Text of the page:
Eastern dwarf mistletoe
From Saskatchewan east
Damage, symptoms and biology
Dwarf mistletoe causes the formation of clumps of swollen and brushy branches, or witches' brooms. This formation of brooms stimulates considerable resin flow that can extend over an area up to three meters in diameter. This parasitic plant produces a sticky seed, which is forcibly ejected onto neighboring trees. The following spring, the seed germinates and produces root-like structures called "sinkers" which penetrate the bark on twigs. These sinkers provide the parasite with nutrients obtained from the host. Two years after germination, aerial shoots form and become visible. The following summer, the plant produces flowers, then seeds and the cycle resumes. Witches' brooms caused by dwarf mistletoe can be distinguished from those associated with the rust pathogen M. caryophyllacearum by the fact that the needles are not shed when dwarf mistletoe is the causal organism, whereas they are shed with rust.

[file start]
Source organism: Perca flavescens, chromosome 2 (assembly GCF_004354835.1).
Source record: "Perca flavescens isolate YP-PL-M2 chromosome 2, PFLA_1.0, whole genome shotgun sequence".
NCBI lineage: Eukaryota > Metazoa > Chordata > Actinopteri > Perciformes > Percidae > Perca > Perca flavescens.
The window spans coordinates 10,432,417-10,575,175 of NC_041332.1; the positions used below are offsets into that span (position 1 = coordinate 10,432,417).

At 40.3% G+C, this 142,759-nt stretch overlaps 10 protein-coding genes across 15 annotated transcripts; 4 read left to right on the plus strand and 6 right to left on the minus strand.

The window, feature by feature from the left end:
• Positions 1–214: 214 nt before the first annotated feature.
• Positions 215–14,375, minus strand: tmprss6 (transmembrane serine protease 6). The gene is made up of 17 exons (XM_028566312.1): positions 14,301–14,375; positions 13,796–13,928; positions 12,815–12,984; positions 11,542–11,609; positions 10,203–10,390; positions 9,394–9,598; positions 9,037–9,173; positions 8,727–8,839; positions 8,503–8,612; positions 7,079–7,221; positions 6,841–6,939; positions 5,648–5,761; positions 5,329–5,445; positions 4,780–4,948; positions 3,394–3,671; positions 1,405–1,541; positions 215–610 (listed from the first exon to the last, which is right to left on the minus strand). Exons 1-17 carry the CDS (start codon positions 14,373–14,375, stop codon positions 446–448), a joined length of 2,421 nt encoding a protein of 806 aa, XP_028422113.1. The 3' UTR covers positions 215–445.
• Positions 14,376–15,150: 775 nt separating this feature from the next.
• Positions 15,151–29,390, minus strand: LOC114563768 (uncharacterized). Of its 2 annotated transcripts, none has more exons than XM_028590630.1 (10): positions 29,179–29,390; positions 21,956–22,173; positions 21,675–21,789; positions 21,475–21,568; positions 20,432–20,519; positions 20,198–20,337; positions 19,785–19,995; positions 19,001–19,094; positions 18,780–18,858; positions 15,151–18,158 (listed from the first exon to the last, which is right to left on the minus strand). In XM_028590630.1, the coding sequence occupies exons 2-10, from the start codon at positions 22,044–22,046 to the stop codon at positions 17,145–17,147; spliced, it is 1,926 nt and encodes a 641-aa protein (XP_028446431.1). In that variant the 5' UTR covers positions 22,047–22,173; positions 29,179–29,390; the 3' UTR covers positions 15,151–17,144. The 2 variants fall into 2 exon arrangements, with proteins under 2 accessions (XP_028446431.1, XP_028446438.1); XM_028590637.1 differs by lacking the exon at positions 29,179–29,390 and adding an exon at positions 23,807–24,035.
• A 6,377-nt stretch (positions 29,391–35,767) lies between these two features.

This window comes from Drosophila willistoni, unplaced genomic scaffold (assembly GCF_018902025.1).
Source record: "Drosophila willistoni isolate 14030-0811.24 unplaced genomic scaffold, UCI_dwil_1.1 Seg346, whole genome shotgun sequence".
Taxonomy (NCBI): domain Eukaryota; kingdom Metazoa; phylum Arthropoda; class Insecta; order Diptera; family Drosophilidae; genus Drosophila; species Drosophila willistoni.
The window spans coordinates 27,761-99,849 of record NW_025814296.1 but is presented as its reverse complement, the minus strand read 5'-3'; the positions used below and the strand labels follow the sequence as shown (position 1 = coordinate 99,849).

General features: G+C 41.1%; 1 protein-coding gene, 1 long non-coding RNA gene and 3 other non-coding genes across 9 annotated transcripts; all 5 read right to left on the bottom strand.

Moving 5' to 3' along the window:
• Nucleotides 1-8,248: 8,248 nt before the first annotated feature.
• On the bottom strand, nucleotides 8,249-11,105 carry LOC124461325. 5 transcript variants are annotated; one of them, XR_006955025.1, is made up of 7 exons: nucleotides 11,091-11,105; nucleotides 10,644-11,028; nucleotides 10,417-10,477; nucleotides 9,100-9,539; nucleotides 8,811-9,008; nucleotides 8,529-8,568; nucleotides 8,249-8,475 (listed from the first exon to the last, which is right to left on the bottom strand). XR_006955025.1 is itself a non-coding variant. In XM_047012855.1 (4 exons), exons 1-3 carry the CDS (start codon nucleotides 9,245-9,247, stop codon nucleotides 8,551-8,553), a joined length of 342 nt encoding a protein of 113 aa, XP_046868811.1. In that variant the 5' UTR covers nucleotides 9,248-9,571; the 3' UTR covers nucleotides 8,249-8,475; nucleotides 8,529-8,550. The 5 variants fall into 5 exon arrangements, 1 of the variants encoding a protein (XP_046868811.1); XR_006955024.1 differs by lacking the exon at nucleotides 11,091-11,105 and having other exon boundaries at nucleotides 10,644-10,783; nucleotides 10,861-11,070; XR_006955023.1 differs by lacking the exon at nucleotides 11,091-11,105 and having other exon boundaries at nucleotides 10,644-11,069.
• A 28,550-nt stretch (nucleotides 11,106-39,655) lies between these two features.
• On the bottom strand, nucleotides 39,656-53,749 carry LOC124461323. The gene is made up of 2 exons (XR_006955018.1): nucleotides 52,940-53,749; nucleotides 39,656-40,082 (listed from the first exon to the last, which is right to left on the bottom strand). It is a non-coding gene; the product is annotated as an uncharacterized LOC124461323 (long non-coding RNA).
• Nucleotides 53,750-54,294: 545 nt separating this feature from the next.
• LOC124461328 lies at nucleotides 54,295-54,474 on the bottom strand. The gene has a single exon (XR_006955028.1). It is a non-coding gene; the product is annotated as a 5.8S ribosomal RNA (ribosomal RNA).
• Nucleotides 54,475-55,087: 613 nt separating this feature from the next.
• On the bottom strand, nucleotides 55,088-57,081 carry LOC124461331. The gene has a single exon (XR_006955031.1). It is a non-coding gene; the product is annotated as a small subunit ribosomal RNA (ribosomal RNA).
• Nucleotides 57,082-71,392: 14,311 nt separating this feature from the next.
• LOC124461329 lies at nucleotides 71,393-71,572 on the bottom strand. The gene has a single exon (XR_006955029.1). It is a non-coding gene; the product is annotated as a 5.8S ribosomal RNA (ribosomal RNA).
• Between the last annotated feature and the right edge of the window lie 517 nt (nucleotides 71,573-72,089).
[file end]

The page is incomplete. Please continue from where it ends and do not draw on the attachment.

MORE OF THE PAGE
The male and female plants of Arceuthobium pussilum are generally present on separate branches or host trees. The plant is epiphytic, which means that it lives on trees permanently. Moreover, it is an obligate parasite.
Canadian Forest Service Publications
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